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The Rocky Road to Conservative Judaism

by Rabbi Herbert Rosenblum

It was a hundred years ago, in 1912, that that Solomon Schechter, the architect of Conservative Judaism, announced to his supporters and colleagues that he planned to create a new congregational organization. The group would be distinct from the two reigning – and diametrically opposed – Jewish movements of the time, Reform and Orthodoxy.

Schechter was a renowned scholar who had come to the U.S. from England to head the still-young Jewish Theological Seminary of America. He invited all of his colleagues – rabbis, academics, philanthropists, and synagogue leaders – to join him in planning this major new undertaking. The response to Schechter’s invitation, however, was decidedly mixed.

How this rocky beginning led to the formation of the Conservative movement – including the creation of what we now call the United Synagogue of Conservative Judaism – is a fascinating story of passionate disagreements and difficult compromises among Jewish leaders early in the last century. These arguments ultimately forced a parting of the ways between Orthodox and Conservative Judaism. What’s more, the compromises made in those early days caused tensions within the Conservative world that would recur for decades.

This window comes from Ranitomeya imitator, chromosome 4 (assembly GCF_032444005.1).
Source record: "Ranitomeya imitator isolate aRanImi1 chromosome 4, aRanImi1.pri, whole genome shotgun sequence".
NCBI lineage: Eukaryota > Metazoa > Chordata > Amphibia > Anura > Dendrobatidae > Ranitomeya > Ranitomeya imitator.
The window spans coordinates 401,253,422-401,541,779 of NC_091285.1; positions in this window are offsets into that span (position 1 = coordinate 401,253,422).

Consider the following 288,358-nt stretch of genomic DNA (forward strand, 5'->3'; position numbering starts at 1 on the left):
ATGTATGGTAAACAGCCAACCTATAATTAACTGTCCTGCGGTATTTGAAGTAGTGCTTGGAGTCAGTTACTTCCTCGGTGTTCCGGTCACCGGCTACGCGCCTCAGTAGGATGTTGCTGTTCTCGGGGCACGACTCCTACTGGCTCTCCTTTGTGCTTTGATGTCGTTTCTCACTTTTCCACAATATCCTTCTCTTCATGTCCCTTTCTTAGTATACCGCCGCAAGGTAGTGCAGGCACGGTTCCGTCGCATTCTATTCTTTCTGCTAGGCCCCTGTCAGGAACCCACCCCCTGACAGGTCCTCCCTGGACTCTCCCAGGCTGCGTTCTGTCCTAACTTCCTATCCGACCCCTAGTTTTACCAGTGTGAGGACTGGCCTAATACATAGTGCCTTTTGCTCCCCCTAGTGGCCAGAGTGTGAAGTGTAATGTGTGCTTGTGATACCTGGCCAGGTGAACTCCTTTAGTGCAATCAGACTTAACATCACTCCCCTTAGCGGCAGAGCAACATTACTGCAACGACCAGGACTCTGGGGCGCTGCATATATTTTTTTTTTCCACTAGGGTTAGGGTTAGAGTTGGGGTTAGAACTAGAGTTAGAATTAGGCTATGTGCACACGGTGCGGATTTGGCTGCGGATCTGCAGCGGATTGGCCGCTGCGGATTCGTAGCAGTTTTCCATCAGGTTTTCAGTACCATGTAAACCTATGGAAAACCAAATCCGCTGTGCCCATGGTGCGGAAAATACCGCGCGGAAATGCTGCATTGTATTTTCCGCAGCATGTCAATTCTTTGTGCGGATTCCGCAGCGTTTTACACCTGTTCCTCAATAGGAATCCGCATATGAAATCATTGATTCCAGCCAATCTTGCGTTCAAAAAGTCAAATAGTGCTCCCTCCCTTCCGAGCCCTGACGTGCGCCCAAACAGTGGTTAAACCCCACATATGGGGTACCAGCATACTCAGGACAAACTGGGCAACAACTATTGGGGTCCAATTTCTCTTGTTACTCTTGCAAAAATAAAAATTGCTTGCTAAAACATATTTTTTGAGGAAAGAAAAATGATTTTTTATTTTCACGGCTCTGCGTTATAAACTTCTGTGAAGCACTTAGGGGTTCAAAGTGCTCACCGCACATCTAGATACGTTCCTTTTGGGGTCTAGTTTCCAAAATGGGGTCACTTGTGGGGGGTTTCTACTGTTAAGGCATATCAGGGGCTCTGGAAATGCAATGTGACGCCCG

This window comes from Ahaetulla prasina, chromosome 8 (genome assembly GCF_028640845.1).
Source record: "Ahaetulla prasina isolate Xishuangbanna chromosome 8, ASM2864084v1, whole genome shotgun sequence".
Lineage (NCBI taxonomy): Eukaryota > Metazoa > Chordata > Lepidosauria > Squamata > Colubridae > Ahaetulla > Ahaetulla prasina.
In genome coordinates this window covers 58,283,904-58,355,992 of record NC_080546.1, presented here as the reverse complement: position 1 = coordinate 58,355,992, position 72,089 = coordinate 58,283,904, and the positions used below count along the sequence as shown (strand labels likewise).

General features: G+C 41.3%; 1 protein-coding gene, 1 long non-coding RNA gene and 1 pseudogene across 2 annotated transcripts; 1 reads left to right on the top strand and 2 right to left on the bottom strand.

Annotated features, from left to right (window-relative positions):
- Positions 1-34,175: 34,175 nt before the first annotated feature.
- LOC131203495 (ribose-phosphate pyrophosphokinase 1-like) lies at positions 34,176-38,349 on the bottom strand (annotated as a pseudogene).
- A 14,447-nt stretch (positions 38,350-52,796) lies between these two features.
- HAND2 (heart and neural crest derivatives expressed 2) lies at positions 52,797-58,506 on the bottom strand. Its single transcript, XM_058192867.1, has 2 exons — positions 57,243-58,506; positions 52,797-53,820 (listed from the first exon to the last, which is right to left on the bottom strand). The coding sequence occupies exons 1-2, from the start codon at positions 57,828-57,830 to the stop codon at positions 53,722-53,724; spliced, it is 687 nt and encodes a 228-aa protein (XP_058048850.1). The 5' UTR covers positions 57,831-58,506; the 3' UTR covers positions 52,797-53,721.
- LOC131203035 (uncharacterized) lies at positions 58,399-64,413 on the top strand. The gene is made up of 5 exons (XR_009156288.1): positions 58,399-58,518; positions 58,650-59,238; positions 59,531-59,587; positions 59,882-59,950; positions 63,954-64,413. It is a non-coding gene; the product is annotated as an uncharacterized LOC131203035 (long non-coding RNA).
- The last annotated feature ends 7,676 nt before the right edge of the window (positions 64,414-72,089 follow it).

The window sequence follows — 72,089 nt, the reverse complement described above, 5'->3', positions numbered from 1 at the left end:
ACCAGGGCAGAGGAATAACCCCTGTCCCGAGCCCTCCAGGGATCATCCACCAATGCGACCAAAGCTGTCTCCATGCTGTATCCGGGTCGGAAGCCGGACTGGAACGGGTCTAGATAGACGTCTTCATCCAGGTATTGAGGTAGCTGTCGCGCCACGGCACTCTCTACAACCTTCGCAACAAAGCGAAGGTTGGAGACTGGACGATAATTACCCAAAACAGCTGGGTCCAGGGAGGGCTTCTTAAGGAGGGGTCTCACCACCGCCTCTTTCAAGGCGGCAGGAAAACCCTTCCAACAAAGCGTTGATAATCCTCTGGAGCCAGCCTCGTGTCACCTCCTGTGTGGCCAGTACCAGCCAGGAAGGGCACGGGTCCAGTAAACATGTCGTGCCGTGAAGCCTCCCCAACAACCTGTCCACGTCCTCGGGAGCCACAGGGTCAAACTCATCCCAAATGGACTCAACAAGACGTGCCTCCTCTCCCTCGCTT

A surprising part of the Conservative story is that Solomon Schechter never really wanted to start a new Jewish denomination. Indeed, it seemed to run against most of his life-long beliefs. Schechter agreed to come to America to lead the seminary mainly because he wanted to avoid the communal problems he had criticized in England, where he felt that a paralyzing bureaucracy stifled the creative possibilities of British Jewry. He hoped to establish a spiritual and intellectual environment that would lead to the flowering of intensive Jewish life in the United States. He believed he could surmount America’s entrenched denominational organizations, which seemed unwilling or unable to advance a higher level of strong Jewish learning and observance.

On arrival in America in 1902, Schechter received a warm welcome from many quarters – scholars, media, cultural leaders, philanthropists, Reform spokesmen, even Orthodox leaders. One could call this the Schechter honeymoon. Everyone seemed to seek his advice and to acknowledge him as the greatest Judaic scholar in the world. The honeymoon lasted for about two years, during which time Schechter fulfilled some of the high hopes that accompanied him. He built the JTS faculty, forged bonds with philanthropists and board members, founded the seminary library, and recruited a strong student population. Schechter believed these successful beginnings were harbingers of continued achievements and support.

Alas, by 1904, flies appeared in the ointment. Reform leaders realized that Schechter would not support the goals of their movement. They criticized his commitment to ancient texts and his unwillingness to depart from the norms of halakhah, Jewish law. The Orthodox, for their part, began to question whether some of his faculty appointees were reliably true to Jewish tradition.